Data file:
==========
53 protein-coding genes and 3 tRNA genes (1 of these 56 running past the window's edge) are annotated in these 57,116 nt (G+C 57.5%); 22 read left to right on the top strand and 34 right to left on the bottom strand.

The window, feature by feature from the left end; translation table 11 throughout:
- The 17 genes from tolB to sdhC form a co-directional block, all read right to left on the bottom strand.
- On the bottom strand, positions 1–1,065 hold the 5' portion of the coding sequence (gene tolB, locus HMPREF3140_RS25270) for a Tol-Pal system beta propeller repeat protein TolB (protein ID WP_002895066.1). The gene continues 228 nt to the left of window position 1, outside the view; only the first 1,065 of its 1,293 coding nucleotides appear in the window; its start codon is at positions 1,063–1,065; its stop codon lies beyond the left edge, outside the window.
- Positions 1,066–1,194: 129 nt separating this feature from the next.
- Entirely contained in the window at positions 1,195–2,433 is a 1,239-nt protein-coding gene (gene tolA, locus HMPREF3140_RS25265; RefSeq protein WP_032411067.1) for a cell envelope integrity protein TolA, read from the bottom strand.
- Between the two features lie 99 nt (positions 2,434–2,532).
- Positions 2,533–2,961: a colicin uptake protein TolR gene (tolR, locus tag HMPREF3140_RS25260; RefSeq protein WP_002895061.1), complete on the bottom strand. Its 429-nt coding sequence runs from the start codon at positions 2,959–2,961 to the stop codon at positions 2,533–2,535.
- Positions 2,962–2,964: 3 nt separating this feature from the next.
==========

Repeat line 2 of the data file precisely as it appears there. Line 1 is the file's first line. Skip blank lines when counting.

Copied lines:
The window, feature by feature from the left end; translation table 11 throughout: